Said in simpler terms, good therapists know how to use their own work to inspire good work in their clients. Thus while in one sense the client's healing should always be the main focus, good therapists know how to make their healing the route to their client's healing. How? By sharing the stage as equally courageous but flawed human beings while at the same time never forgetting their role as guide to a self explorer.

All this said, my point is, we all long to be done working on ourselves at times. Clients and therapists alike. Moreover, despite this longing, we never do finish. None of us. Not a one.

Now let's look at why.

Healing As A Forensic Event

One way to look at therapy (or personal growth of any kind) is to see it as a way to gain an ever deepening sense of who you are. Moreover, who you are is your wounds, as well as your triumphs and learning.

What I'm saying is, a person's character is the sum of everything inside him or her. Both the things he can succeed at and the things he fails to do. And since wounds very much function like the source of what we fail to do, whenever we heal a wound, this wound does not simply cease to exist. We merely reclaim parts of our natural ability to do things we've been unable to do. And think. And feel.

So what is a wound anyway? Is it simply an inability to do something well? Unhealthy habits, or laziness, or downright acting rotten? Actually, it's none of these things. And the inability part of our wounds is merely the outer wrapping, something like having stale bread on a salmonella laden egg salad sandwich.

What is the real problem then, the real source of our failings and bad behaviors?

In every case, the real problem is that we were once startled into blankness by a painful event. Which then left our minds programmed to respond to any and all similar events as if they were the same painful event. Including that at some point, our minds will suddenly go blank.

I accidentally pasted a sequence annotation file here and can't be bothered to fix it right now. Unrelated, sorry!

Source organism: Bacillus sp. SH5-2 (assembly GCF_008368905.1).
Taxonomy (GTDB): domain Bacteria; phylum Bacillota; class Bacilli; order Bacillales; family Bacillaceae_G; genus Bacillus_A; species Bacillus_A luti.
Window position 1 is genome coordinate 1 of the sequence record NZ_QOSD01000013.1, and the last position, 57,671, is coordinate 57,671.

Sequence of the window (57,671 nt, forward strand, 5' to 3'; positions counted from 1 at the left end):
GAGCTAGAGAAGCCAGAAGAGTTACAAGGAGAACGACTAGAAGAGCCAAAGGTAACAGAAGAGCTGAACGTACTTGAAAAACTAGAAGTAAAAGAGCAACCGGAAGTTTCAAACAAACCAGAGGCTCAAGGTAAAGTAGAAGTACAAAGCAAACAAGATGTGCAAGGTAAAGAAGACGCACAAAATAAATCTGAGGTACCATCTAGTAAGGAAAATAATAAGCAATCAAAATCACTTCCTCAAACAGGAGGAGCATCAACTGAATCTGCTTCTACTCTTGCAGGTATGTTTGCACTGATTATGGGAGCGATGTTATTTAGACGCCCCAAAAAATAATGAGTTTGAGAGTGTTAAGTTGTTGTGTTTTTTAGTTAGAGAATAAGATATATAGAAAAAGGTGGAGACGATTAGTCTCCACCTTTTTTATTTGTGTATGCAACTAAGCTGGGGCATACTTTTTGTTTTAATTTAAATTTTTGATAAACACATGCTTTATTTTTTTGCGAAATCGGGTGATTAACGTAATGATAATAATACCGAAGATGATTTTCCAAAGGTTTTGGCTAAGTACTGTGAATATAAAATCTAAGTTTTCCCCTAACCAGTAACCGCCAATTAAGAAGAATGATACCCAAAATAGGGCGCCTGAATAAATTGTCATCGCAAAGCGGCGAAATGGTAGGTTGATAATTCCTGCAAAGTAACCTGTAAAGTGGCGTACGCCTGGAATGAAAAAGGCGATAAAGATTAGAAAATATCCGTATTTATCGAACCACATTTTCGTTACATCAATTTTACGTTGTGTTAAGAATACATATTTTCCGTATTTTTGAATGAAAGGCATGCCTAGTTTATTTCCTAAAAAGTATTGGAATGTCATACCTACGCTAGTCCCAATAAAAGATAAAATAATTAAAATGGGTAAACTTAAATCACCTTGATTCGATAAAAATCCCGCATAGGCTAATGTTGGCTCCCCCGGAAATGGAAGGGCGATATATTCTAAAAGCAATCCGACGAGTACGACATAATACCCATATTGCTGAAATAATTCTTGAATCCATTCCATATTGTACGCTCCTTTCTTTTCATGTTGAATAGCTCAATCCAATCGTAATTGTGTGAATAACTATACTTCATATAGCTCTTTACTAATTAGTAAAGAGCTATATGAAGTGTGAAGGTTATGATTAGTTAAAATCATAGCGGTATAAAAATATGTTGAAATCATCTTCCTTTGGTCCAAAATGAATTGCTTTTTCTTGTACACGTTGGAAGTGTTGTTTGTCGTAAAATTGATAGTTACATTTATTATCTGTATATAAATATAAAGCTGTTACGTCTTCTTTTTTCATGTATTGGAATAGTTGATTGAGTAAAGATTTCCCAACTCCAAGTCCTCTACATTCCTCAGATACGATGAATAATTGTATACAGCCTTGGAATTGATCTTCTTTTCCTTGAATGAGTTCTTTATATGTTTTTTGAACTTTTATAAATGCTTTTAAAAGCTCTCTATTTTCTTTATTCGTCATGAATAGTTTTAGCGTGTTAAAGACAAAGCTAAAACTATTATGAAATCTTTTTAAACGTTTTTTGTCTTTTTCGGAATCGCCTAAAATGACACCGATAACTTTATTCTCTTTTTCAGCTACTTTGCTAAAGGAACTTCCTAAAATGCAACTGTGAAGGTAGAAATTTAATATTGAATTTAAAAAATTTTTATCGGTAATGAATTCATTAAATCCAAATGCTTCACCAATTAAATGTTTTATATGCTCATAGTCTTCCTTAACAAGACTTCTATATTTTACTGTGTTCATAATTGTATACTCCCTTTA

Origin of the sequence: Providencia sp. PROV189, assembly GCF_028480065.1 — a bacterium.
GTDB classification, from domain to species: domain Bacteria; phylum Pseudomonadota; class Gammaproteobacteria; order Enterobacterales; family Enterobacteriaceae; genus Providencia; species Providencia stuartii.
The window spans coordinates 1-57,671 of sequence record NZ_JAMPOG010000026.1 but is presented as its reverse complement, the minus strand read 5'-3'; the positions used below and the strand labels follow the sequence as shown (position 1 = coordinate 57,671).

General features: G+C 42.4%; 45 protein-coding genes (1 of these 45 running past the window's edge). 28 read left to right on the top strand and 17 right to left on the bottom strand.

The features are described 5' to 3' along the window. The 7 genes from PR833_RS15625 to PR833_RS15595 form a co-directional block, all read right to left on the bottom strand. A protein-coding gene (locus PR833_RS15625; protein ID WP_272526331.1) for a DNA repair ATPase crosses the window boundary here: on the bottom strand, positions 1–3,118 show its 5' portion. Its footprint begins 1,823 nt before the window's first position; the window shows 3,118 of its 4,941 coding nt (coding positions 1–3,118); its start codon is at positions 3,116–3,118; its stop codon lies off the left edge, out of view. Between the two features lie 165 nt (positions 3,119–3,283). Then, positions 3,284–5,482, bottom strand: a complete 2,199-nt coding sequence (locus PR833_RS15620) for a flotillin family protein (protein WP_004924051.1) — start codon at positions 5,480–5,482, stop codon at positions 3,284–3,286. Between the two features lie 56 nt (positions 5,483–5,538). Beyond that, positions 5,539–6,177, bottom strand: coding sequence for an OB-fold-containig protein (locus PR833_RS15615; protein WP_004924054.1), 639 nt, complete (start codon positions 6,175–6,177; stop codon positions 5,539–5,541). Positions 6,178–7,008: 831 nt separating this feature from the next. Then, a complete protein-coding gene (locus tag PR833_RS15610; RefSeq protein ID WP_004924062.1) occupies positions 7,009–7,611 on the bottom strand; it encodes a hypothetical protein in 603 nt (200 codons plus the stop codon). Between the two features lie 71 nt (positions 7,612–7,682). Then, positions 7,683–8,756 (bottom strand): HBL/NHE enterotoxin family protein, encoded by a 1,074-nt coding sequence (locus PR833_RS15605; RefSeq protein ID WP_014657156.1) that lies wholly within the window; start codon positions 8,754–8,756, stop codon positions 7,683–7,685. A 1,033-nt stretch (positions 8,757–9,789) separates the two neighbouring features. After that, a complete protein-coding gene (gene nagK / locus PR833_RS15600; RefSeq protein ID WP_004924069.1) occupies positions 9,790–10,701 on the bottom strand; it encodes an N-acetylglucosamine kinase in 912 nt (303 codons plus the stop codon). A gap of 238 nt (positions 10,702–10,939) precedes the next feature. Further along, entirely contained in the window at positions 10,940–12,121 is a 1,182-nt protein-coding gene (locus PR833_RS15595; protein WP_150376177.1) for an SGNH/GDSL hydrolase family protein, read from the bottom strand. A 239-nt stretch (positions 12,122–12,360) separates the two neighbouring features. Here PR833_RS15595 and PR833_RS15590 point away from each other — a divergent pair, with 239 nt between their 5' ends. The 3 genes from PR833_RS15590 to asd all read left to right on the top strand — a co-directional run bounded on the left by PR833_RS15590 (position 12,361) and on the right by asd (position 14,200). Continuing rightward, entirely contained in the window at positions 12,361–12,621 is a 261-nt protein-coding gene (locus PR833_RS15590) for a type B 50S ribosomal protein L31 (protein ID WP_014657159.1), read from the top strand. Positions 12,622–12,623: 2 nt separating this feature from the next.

In a very real sense then, being startled into blankness by painful events alters our very nature, after which this blankness renders us blind to our options during these kinds of life events. Which is why, when we relive wounds, we feel so certain there is nothing we can do to change the outcomes.

Can the nature of wounds really be this simple though? What about the logical reasons for the things we do badly? Things like that we get something out of doing them this way, or that we're looking to punish ourselves?

The truth? Despite the fact that thoughts like these do go through our heads, these shame filled ideas and self deprecating emotions are not the source of our wounded behaviors. They are merely the result of us having wounds. Moreover, the only reason we believe these kinds of terrible things about ourselves is because prior to this, no one has offered us a legitimate way in which to make sense of our faults without blaming ourselves. Certainly not one based on empirical evidence. And definitely not one based on fractal science.